Mending Humpty

In our family of six children, six separate parents are represented. I’m not glib with this fact; indeed it is something of a sacred truth which we discuss freely within our home, less often as the years pass, but rarely outside our home unless circumstance demands. Sacred might not be the word that all of us would choose; but it to me it describes the wonder of a family.  No matter how it is formed, conventionally or otherwise, by blood or by choice, any family is amazing in it’s diversity, its interactions, it’s potential for love.

The last few days in Paradise have been delicious with several of our children coming and going, meals cooked and spare beds filled, a newborn soothed and held, a great deal of laughter, more than one of those nourishing, adult conversations one has with adult children, and – for me – an immense satisfaction akin to a jigsaw puzzle falling into place.  That’s a poor analogy because unlike my Favourite Wife I find jigsaws more than a tad boring; but I do know intimately the journey of each piece in our family, and this weekend I’ve been sometimes spellbound watching the pieces fit together.  This mob, this odd collection.  Little One (I still can’t find a better name, even though it no longer fits at all) has Down syndrome, as I have written before. Another of our children has Autism.  I am a clean skin but my son has tattooed and pierced himself to a startling degree! Our tastes, our background, our choice of music, our favourite films, our interests, our dislikes! We are all so different, but we are together.  Just how we fit so well is hard to pin down, but it does seem to me that some of the most beautiful moments come from unlikely pairings.  This is the jigsaw effect: one person’s difficulty seems to match perfectly with another’s ability, or very often one will provide the exact humour needed to ease the tension the rest of us have created over some matter or other.  The need of one child brings out the most wonderful love in another; or the one you are currently worrying about the most comes up with exactly what everyone else failed to supply; qualities emerge, wisdom is shared, bonds are deepened.  Forgive me this fawning familial introspection… we began this year with three grandchildren, and we will end the year with twice as many!  It’s no wonder that there is a certain buzz about the place and a touch of pride in my heart.

All this … at Easter.  It is a beautiful time of year and I hold faith that Easter’s message of forgiveness, grace and resurrection is more valued in our home than the breaking of eggs. A great deal of chocolate has been consumed in Australia today; $185,000,000.00 worth according to The Age.  And, yes, a small part of Cadbury’s fortune did come from our family coffers. It’s also a time of year graced with a great many public holidays, which was the topic of today’s lunch time conversation.  The astounding fact is that we only have to work three days this week, indeed only TWO days in one case!  As for me; as a gentleman of leisure it’s another opportunity to get into the workshop and make something.  One of my favourite jobs (as against wives – there’s only one Favourite there) is that of Father and Fixer.  I gave my son – our newest father – a Leatherman knife for his birthday yesterday as a first step towards the level of practical accomplishment that is essential to keep a family in order. A father is expected by his children, and rightly so, to fix anything! Absolutely anything at all, even a budgerigar. On a calm Saturday afternoon I occasionally delve into a collection of broken toys, crockery, jewellery and precious knick-knacks; mix up some Araldite and carefully put things back together.  It’s surprising just what can be mended.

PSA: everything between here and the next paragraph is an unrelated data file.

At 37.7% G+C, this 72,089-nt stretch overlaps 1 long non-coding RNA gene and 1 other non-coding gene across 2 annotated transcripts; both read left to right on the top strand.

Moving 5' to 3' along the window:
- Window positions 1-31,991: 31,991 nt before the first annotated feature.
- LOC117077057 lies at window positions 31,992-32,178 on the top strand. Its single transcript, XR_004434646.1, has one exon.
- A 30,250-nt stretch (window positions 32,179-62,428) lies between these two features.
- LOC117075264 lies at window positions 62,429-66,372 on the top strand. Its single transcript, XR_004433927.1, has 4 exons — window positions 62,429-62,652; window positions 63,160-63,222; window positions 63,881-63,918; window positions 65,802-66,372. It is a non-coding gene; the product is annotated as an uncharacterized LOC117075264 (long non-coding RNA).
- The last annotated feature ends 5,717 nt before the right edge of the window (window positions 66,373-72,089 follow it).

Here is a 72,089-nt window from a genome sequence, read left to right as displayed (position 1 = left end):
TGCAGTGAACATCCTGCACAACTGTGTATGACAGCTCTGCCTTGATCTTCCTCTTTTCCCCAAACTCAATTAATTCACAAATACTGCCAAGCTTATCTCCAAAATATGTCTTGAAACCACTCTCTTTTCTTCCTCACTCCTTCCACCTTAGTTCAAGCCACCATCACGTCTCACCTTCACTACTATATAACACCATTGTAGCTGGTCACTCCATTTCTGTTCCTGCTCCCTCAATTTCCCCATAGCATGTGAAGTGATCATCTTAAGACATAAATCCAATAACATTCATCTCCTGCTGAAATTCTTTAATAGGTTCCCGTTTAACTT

Rejoice!

 

6 Responses to “Mending Humpty”


  1. 1 Stephen Paterson April 21, 2014 at 10:52 am

    Rod I am thankful to god that you are able to share your precious moments with us and share that wisdom that only comes from god not only with your ‘mob’ but with us.
    It’s at times like this that I wish my family was as faithful ,but I realise there is still hope.
    Would love to see you one day

  2. 2 Nada humphries April 21, 2014 at 1:49 pm

    Hi Rod. This is such en enlightening story of your wonderful family and the more I thought about it the more I realised it’s all to do with yours and Karen marriage, your love and devotion to each other despite crippling circumstances has been the rock to your very “successful” humpy family. Your marriage and commitment is the reason it works and at the very top of the ladder is Our Lord and these two factors have driven your family where it stands today. 💝

  3. 3 roderickmallen April 21, 2014 at 6:18 pm

    Yes, I think that it’s ultimately God that has kept us. I can’t see that either of us would have done as well. Glad to hear from you Nadia.

  4. 4 roderickmallen April 21, 2014 at 6:19 pm

    It would be interesting to meet again Stephen!

  5. 5 Stephen Paterson April 21, 2014 at 8:32 pm

    Yes I think it would be a great thing to do!

  6. 6 Anne Marie Jonas May 24, 2014 at 4:52 pm

    Rod, my Mum used to say about her and her 8 siblings – if you listen to our stories we all had different parents and upbringings!! As with your family when together they all “fit”.
    Also, Mum was a dab hand with the araldite – a great skill.
    Do you do any welding?
    AM xo


Comments are currently closed.



Enter your email address to follow and receive new posts on the First Sunday of each month.

Join 106 other followers

Popular Rejoice! posts

Rejoice! from 2009

Blog Stats

  • 31,984 hits

%d bloggers like this: